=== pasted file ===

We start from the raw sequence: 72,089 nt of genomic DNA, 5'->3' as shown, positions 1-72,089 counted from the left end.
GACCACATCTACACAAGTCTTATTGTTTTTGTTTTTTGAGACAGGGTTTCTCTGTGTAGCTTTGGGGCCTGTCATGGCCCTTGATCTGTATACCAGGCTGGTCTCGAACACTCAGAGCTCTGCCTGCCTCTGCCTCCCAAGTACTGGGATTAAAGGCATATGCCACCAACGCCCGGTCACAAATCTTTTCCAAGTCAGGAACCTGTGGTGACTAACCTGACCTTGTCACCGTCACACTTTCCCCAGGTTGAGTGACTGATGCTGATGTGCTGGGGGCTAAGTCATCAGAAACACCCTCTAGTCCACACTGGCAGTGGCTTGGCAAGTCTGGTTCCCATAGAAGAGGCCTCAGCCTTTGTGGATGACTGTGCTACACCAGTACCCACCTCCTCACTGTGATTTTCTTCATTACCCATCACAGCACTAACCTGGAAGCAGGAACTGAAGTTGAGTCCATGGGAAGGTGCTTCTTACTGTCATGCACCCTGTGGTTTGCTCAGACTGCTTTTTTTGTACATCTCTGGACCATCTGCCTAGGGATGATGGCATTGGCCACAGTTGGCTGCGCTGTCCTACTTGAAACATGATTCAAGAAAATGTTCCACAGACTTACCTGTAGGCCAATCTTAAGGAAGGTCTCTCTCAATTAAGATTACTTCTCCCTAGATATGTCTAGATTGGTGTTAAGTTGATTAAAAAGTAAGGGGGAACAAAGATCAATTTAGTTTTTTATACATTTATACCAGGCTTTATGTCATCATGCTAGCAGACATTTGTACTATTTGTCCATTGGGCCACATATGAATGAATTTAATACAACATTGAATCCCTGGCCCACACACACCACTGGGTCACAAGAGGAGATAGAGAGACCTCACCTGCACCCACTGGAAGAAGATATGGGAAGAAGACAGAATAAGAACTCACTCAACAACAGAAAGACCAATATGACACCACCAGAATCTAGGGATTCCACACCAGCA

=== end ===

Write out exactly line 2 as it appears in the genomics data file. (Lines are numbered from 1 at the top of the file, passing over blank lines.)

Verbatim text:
GACCACATCTACACAAGTCTTATTGTTTTTGTTTTTTGAGACAGGGTTTCTCTGTGTAGCTTTGGGGCCTGTCATGGCCCTTGATCTGTATACCAGGCTGGTCTCGAACACTCAGAGCTCTGCCTGCCTCTGCCTCCCAAGTACTGGGATTAAAGGCATATGCCACCAACGCCCGGTCACAAATCTTTTCCAAGTCAGGAACCTGTGGTGACTAACCTGACCTTGTCACCGTCACACTTTCCCCAGGTTGAGTGACTGATGCTGATGTGCTGGGGGCTAAGTCATCAGAAACACCCTCTAGTCCACACTGGCAGTGGCTTGGCAAGTCTGGTTCCCATAGAAGAGGCCTCAGCCTTTGTGGATGACTGTGCTACACCAGTACCCACCTCCTCACTGTGATTTTCTTCATTACCCATCACAGCACTAACCTGGAAGCAGGAACTGAAGTTGAGTCCATGGGAAGGTGCTTCTTACTGTCATGCACCCTGTGGTTTGCTCAGACTGCTTTTTTTGTACATCTCTGGACCATCTGCCTAGGGATGATGGCATTGGCCACAGTTGGCTGCGCTGTCCTACTTGAAACATGATTCAAGAAAATGTTCCACAGACTTACCTGTAGGCCAATCTTAAGGAAGGTCTCTCTCAATTAAGATTACTTCTCCCTAGATATGTCTAGATTGGTGTTAAGTTGATTAAAAAGTAAGGGGGAACAAAGATCAATTTAGTTTTTTATACATTTATACCAGGCTTTATGTCATCATGCTAGCAGACATTTGTACTATTTGTCCATTGGGCCACATATGAATGAATTTAATACAACATTGAATCCCTGGCCCACACACACCACTGGGTCACAAGAGGAGATAGAGAGACCTCACCTGCACCCACTGGAAGAAGATATGGGAAGAAGACAGAATAAGAACTCACTCAACAACAGAAAGACCAATATGACACCACCAGAATCTAGGGATTCCACACCAGCA